What Determines the Price of Wine?
Jane Masters MW is Opimian’s Master of Wine
As I write this piece, the LCBO is offering a bottle of 2013 Burgundy for just under $6,000. So with wine prices ranging from tens to thousands of dollars, what determines a wine’s price? Is the old adage “you get what you pay for” true? Does higher price always mean better quality?
Wines are made all around the world under a range of conditions with many factors affecting production costs. It takes approximately a kilogram of black grapes to produce one 750 ml bottle of red wine and 1.2 kg for white. The cost of grapes varies according to vineyard yields, which can fluctuate greatly between regions from 1 ton of grapes per hectare up to 40T/Ha. At very high yields, wine quality suffers, producing thin dilute wines. At the other extreme, at a certain point it becomes uneconomical to produce wine. The appropriate yield to produce quality wine depends on grape variety, soil fertility and climate conditions, with the general notion that lower yields produce better quality grapes and hence better wine. The best wines in terms of depth of flavour often come from grapes grown on old vines, and as vines get older, yields tend to naturally decline.
Once grapes are picked, there is a cost to making wine and running the winery, including energy for refrigeration, wine presses and heating. The finest wines are produced in small batches from grapes manually picked and sorted, requiring a higher number of personnel and expertise. Labour costs can change dramatically from one region to the next, hence the labour cost element to produce wine in South Africa or Chile is not the same as that in France or California. After fermentation, wines may be matured in oak barrels. Again, the cost of these varies widely with the most expensive 225L French oak barrels from a top cooper costing thousands of dollars. On top of that, aging in barrel is also labour intensive. Alternative oak maturation using oak chips or staves do exist and can give good results but will not achieve the same wine. Then there is the cost of bottling finished wine. Packaging costs include the cost of the bottle or other container, stopper, labels and cartons. All of these costs add to what is called the ex-cellar price.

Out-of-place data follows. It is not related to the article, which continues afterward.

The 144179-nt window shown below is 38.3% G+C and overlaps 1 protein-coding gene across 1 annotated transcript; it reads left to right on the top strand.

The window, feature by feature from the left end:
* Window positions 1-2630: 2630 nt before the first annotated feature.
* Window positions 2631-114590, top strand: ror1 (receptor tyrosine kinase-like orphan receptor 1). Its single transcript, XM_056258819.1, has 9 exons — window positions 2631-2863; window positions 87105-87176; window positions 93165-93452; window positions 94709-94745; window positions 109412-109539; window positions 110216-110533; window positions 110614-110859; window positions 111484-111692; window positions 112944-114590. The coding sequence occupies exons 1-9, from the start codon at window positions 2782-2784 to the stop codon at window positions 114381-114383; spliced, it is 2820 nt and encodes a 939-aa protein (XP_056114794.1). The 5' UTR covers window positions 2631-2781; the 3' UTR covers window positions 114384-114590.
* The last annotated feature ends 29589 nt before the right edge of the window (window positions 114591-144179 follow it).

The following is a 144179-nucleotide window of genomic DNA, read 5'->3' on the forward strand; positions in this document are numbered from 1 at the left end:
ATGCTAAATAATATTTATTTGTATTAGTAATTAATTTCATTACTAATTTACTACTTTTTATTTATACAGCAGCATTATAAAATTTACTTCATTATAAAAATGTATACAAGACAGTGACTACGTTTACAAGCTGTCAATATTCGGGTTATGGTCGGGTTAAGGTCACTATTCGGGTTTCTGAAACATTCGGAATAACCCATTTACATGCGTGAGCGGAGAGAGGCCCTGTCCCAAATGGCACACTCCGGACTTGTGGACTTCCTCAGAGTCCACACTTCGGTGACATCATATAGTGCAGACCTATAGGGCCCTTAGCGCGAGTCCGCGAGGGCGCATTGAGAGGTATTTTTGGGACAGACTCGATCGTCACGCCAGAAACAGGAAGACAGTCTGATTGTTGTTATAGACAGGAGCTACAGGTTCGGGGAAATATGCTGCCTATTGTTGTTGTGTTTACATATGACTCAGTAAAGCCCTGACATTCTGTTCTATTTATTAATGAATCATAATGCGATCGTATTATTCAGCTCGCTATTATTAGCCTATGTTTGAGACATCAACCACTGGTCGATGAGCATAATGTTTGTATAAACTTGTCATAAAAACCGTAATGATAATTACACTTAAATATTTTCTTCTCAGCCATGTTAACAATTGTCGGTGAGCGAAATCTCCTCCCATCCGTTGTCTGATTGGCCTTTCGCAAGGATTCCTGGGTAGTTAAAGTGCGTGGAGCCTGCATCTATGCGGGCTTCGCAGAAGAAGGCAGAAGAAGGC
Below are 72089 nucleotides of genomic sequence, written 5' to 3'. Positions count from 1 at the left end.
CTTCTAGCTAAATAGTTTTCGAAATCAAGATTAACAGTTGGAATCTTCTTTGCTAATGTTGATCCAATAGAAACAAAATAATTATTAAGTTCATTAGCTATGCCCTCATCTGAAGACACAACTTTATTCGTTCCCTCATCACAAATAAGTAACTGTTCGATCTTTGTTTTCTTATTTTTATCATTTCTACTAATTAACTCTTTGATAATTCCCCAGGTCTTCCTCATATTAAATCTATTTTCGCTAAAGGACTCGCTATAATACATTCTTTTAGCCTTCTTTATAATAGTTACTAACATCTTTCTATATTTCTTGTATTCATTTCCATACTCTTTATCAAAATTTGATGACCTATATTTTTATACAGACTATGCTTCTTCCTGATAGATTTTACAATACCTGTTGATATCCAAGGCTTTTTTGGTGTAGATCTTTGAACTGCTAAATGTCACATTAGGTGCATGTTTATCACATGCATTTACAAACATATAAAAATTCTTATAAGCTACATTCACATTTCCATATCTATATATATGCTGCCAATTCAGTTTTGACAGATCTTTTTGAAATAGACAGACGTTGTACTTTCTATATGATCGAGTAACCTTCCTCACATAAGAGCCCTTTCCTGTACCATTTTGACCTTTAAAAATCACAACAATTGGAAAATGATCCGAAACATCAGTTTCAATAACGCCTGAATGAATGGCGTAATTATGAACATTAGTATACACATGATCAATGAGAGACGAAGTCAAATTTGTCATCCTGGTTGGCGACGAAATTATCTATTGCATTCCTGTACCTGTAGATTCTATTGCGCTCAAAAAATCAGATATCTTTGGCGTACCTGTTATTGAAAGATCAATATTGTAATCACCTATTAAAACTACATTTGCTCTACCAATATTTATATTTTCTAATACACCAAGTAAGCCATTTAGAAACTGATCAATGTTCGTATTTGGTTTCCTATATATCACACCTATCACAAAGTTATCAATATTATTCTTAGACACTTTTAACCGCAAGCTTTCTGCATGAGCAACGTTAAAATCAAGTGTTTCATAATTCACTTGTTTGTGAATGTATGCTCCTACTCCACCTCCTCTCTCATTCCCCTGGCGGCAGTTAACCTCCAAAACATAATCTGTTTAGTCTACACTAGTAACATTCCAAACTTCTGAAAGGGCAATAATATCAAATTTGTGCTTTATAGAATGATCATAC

But ex-cellar price is not always a reflection of costs. Estates like Bordeaux Classed growths or top Burgundies, where production is tiny, have a following that outstrips supply, and ex-cellar prices include a premium that reflects this.
Coming back to the cost of wine to us as wine drinkers, depending on where you live, freight, duty rates and taxes are different. I am sure all Canadians are aware of the price disparity between provinces. However, you may well be surprised at just how high the proportion of taxes is as a proportion of the final selling price. Generally, there would be a retail margin but as a not-for-profit private wine club, Opimian looks only to cover costs. So there are several aspects that influence a wine’s selling price and I haven’t even mentioned establishment costs, cost of land, financing costs or currency exchange rates.
In my role as Opimian’s Master of Wine, I am constantly evaluating wines to find what I consider to be those that offer best value. Wines are tasted in context, comparing wines with similar ex-cellar prices to select the best wines that reflect their provenance and style. The higher the price, the more demanding I am in terms of intensity, complexity and longevity. Wines at the value price level are generally made in larger volumes in highly automated wineries. If done well, they can be good if not distinctive. At this level, once the cost of the bottle, label and packaging are taken into account there is very little left to spend on the wine itself. Spending $30 instead of $15 on a bottle of wine gives the winemaker three times the capital to produce a wine of individual quality and personality. At this sweet spot, doubling the bottle price increases wine quality three fold so if you can afford to spend a bit more, you get more bang for your buck. Both of Opimian’s subscription case programs — Founders’ Choice and the newest The Masters Case – are at the heart of the sweet spot, offering great value, which is one of the reasons I believe they are so popular with over 1,100 and 1,600 subscribing members respectively.
Does higher price always mean better quality? In the wider world of wine, not necessarily but it is certainly what I am aiming for.